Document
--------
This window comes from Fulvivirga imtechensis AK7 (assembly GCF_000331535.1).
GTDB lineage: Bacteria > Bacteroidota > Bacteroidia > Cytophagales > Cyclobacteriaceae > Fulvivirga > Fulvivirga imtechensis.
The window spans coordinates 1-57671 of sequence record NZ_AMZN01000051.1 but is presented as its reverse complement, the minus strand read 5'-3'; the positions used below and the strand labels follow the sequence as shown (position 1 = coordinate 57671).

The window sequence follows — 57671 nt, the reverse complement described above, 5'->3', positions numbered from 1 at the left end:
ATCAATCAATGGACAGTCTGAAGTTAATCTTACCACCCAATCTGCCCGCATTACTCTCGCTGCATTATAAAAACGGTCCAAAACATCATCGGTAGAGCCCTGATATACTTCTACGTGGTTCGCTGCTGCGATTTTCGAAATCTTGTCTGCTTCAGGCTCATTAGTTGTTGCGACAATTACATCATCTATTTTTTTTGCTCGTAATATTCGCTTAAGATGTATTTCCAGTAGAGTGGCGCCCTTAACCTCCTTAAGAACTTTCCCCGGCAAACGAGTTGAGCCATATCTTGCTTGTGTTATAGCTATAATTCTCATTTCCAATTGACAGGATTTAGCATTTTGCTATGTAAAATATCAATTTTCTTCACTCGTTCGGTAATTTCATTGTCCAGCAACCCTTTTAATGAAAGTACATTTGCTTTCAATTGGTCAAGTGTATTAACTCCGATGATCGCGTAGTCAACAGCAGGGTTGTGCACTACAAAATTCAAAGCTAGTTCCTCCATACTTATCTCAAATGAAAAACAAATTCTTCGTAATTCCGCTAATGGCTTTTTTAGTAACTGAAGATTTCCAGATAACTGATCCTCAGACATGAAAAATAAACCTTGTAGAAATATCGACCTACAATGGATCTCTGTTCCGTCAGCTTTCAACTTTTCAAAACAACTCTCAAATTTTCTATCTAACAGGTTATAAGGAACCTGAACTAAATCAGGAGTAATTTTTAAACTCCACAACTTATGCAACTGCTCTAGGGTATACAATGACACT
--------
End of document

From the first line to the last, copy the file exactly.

This window comes from Fulvivirga imtechensis AK7 (assembly GCF_000331535.1).
GTDB lineage: Bacteria > Bacteroidota > Bacteroidia > Cytophagales > Cyclobacteriaceae > Fulvivirga > Fulvivirga imtechensis.
The window spans coordinates 1-57671 of sequence record NZ_AMZN01000051.1 but is presented as its reverse complement, the minus strand read 5'-3'; the positions used below and the strand labels follow the sequence as shown (position 1 = coordinate 57671).

The window sequence follows — 57671 nt, the reverse complement described above, 5'->3', positions numbered from 1 at the left end:
ATCAATCAATGGACAGTCTGAAGTTAATCTTACCACCCAATCTGCCCGCATTACTCTCGCTGCATTATAAAAACGGTCCAAAACATCATCGGTAGAGCCCTGATATACTTCTACGTGGTTCGCTGCTGCGATTTTCGAAATCTTGTCTGCTTCAGGCTCATTAGTTGTTGCGACAATTACATCATCTATTTTTTTTGCTCGTAATATTCGCTTAAGATGTATTTCCAGTAGAGTGGCGCCCTTAACCTCCTTAAGAACTTTCCCCGGCAAACGAGTTGAGCCATATCTTGCTTGTGTTATAGCTATAATTCTCATTTCCAATTGACAGGATTTAGCATTTTGCTATGTAAAATATCAATTTTCTTCACTCGTTCGGTAATTTCATTGTCCAGCAACCCTTTTAATGAAAGTACATTTGCTTTCAATTGGTCAAGTGTATTAACTCCGATGATCGCGTAGTCAACAGCAGGGTTGTGCACTACAAAATTCAAAGCTAGTTCCTCCATACTTATCTCAAATGAAAAACAAATTCTTCGTAATTCCGCTAATGGCTTTTTTAGTAACTGAAGATTTCCAGATAACTGATCCTCAGACATGAAAAATAAACCTTGTAGAAATATCGACCTACAATGGATCTCTGTTCCGTCAGCTTTCAACTTTTCAAAACAACTCTCAAATTTTCTATCTAACAGGTTATAAGGAACCTGAACTAAATCAGGAGTAATTTTTAAACTCCACAACTTATGCAACTGCTCTAGGGTATACAATGACACT